For those that follow the wellness industry closely, there have been a few news-worthy items that have come across this year. With all of the new legislation affecting benefits professionals, these items have gone mostly unnoticed outside of the inner circle of wellness devotees. The debacle that was the Penn State wellness effort has probably been the most publicized story; bringing out a flurry of wellness experts that have been waiting to tell everyone “I told you so”.
Buried deeper in the industry storylines was an interesting evolution of message that came from Dee Edington ; considered by many to be on the Mt. Rushmore of wellness. Edington has long built on his research showing that excess medical risks correlate with excess medical cost; put simpler, if you're unhealthy or don’t take care of yourself, you are going to cost more. For years, many followed this as their North Star, trying to find the holy grail in wellness; Return on Investment (ROI). For those that are unfamiliar, the reason that ROI is such an enigma is that you are trying to prove that you saved money by getting something to not happen. Let me repeat, you need to prove that your intervention caused something that would have otherwise taken place, to not happen. This is not like saying “if I didn’t grab the back of your shirt you would have walked into oncoming traffic”. This is more like “if you buy this shirt, you will be wearing it one day 5 years from now, and someone will grab the back of it, preventing you from walking into oncoming traffic”. Or as in some proclamations you’ll see in the wellness industry “walk 10,000 steps a day and you won’t have a heart attack in 15 years that will cost your company $300,000.” That takes some awfully good foresight.
So Edington, after building a foundation of focusing on the risk factors that drive excess costs, has expanded his message to say that we really need to consider all factors when judging the efficacy of a wellness effort. As Carol Harnett covers here, this includes measures like employee satisfaction (Happiness), productivity and presenteeism.
As I said earlier, this change has gone relatively unnoticed outside of the close followers of the wellness industry. I feel that this needs to be looked at more closely and is actually big news. While the Penn State controversy was getting all of the headlines, a thought-leader in the industry made a prognostication for the future of the wellness industry that we should be paying attention to.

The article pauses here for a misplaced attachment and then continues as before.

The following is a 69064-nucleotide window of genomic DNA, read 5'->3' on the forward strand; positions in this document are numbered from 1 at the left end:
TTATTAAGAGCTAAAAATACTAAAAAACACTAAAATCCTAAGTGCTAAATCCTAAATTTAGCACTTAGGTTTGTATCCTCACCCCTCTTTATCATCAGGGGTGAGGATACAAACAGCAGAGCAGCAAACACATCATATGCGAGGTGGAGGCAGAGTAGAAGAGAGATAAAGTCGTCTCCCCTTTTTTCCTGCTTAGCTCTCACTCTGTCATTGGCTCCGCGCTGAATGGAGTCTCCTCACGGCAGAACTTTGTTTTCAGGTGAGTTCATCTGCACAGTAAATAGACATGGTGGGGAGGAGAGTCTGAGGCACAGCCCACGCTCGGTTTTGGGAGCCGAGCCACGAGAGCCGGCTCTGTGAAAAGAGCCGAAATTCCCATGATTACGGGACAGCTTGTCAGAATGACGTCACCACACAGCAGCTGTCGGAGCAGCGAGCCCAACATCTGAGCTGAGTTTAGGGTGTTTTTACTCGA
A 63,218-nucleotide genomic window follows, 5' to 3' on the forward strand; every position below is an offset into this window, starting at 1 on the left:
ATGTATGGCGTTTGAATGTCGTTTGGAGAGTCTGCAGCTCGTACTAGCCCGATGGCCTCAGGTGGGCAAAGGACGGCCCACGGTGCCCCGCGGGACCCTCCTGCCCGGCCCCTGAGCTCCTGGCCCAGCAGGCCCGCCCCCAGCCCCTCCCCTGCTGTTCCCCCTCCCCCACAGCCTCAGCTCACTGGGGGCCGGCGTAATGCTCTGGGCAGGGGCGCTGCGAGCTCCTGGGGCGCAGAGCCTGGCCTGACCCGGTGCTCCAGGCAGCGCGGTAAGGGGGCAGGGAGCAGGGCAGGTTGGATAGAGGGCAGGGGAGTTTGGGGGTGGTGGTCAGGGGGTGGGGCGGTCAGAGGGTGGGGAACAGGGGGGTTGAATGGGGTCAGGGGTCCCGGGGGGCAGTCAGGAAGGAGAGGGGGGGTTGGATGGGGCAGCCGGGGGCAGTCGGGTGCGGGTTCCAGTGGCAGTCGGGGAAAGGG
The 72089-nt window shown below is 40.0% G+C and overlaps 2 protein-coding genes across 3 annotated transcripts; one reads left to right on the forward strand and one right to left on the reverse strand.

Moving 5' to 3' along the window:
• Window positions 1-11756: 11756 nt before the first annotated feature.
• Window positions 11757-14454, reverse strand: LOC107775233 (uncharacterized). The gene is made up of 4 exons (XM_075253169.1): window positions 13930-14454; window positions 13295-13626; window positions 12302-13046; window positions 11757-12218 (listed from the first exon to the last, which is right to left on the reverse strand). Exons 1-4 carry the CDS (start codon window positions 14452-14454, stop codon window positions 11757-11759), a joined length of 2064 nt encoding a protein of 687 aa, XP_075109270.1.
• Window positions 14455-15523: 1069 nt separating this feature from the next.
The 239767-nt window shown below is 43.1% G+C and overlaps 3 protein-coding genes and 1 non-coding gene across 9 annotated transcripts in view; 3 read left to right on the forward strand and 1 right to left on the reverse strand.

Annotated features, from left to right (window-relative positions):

I believe that we are reaching a pivotal point in the evolution of the wellness industry and Edington is exactly correct. As wellness detractors such as Al Lewis (as he is often considered) agree, maybe we can’t rely on ROI to be the only and ultimate goal of wellness. If a wellness program is something that you are going to put in place for your employees, do it for reasons beyond financial motivations to save a buck.
The good news is that most people make decisions every day for far different reasons than ROI. Many employers (not all) provide benefits to their employees because they care about them and want them to be happy to work for them. Google the best places to work and you will find stories of companies that offer nap areas, onsite dry cleaning, child care, and the list goes on. Do you think offering child care onsite provides ROI to these companies? Of course not. There is an emotional motivation for the employer to take care of those that make them successful and an emotion from the employee of feeling appreciated. After all, their employer is addressing what may be a key pain point by caring for the #1 priority for most employees; their family.
While their messages are different (along with how they deliver them), I agree with both Edington and Al Lewis. Let’s throw away the notion that we have to cost justify every decision we make as a black and white issue. If that were the case, my wife would probably have “fired me” for buying a new iPhone as my means to make phone calls when cheaper options could have done the job!